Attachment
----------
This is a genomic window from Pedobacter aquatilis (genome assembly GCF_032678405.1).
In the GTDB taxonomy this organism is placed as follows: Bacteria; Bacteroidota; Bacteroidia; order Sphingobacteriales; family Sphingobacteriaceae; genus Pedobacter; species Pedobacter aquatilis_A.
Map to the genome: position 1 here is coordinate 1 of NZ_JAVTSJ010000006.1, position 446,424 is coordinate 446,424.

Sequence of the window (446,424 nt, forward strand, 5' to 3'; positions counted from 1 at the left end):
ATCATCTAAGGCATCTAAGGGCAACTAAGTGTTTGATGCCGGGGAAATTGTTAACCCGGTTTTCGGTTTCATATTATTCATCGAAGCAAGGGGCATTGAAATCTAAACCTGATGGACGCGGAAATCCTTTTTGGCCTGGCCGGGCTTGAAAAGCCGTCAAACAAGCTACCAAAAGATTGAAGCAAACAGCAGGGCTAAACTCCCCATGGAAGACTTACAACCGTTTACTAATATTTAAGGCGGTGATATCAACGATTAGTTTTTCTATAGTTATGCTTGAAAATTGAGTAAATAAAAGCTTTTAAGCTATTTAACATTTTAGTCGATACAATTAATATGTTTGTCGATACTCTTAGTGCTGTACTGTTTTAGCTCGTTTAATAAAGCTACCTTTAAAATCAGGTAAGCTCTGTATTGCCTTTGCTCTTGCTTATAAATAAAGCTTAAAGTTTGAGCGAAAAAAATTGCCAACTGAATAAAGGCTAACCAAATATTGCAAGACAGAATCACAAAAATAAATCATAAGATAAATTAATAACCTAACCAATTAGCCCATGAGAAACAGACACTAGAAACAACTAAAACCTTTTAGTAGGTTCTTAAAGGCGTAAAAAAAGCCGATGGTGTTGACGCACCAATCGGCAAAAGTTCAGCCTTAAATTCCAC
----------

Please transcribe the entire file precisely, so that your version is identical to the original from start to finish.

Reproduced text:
This is a genomic window from Pedobacter aquatilis (genome assembly GCF_032678405.1).
In the GTDB taxonomy this organism is placed as follows: Bacteria; Bacteroidota; Bacteroidia; order Sphingobacteriales; family Sphingobacteriaceae; genus Pedobacter; species Pedobacter aquatilis_A.
Map to the genome: position 1 here is coordinate 1 of NZ_JAVTSJ010000006.1, position 446,424 is coordinate 446,424.

Sequence of the window (446,424 nt, forward strand, 5' to 3'; positions counted from 1 at the left end):
ATCATCTAAGGCATCTAAGGGCAACTAAGTGTTTGATGCCGGGGAAATTGTTAACCCGGTTTTCGGTTTCATATTATTCATCGAAGCAAGGGGCATTGAAATCTAAACCTGATGGACGCGGAAATCCTTTTTGGCCTGGCCGGGCTTGAAAAGCCGTCAAACAAGCTACCAAAAGATTGAAGCAAACAGCAGGGCTAAACTCCCCATGGAAGACTTACAACCGTTTACTAATATTTAAGGCGGTGATATCAACGATTAGTTTTTCTATAGTTATGCTTGAAAATTGAGTAAATAAAAGCTTTTAAGCTATTTAACATTTTAGTCGATACAATTAATATGTTTGTCGATACTCTTAGTGCTGTACTGTTTTAGCTCGTTTAATAAAGCTACCTTTAAAATCAGGTAAGCTCTGTATTGCCTTTGCTCTTGCTTATAAATAAAGCTTAAAGTTTGAGCGAAAAAAATTGCCAACTGAATAAAGGCTAACCAAATATTGCAAGACAGAATCACAAAAATAAATCATAAGATAAATTAATAACCTAACCAATTAGCCCATGAGAAACAGACACTAGAAACAACTAAAACCTTTTAGTAGGTTCTTAAAGGCGTAAAAAAAGCCGATGGTGTTGACGCACCAATCGGCAAAAGTTCAGCCTTAAATTCCAC